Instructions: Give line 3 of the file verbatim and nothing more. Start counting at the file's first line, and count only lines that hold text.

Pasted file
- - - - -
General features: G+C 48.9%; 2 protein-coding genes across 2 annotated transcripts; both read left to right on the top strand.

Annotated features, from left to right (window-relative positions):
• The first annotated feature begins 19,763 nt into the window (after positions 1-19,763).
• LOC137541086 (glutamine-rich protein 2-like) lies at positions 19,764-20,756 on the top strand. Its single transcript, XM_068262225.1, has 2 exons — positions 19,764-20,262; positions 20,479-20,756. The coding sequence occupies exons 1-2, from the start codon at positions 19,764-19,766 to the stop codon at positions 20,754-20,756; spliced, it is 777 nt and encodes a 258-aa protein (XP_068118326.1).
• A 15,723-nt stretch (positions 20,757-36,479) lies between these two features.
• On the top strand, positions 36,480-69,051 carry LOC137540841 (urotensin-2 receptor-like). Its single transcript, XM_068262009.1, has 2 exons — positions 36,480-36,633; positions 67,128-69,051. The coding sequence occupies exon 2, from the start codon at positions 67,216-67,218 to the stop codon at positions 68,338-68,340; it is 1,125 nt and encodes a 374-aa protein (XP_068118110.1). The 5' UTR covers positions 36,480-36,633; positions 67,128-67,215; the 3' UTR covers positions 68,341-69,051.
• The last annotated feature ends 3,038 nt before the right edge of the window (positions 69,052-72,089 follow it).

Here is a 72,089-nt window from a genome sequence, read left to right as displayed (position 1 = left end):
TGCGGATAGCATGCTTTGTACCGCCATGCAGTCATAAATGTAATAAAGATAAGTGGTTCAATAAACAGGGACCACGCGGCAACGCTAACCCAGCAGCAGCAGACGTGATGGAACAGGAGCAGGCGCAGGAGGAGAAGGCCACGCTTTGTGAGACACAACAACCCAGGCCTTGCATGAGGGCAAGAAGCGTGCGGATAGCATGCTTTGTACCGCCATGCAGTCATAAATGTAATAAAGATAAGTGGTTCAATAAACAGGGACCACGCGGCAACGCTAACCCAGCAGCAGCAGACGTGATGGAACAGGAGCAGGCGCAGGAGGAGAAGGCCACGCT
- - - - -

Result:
• The first annotated feature begins 19,763 nt into the window (after positions 1-19,763).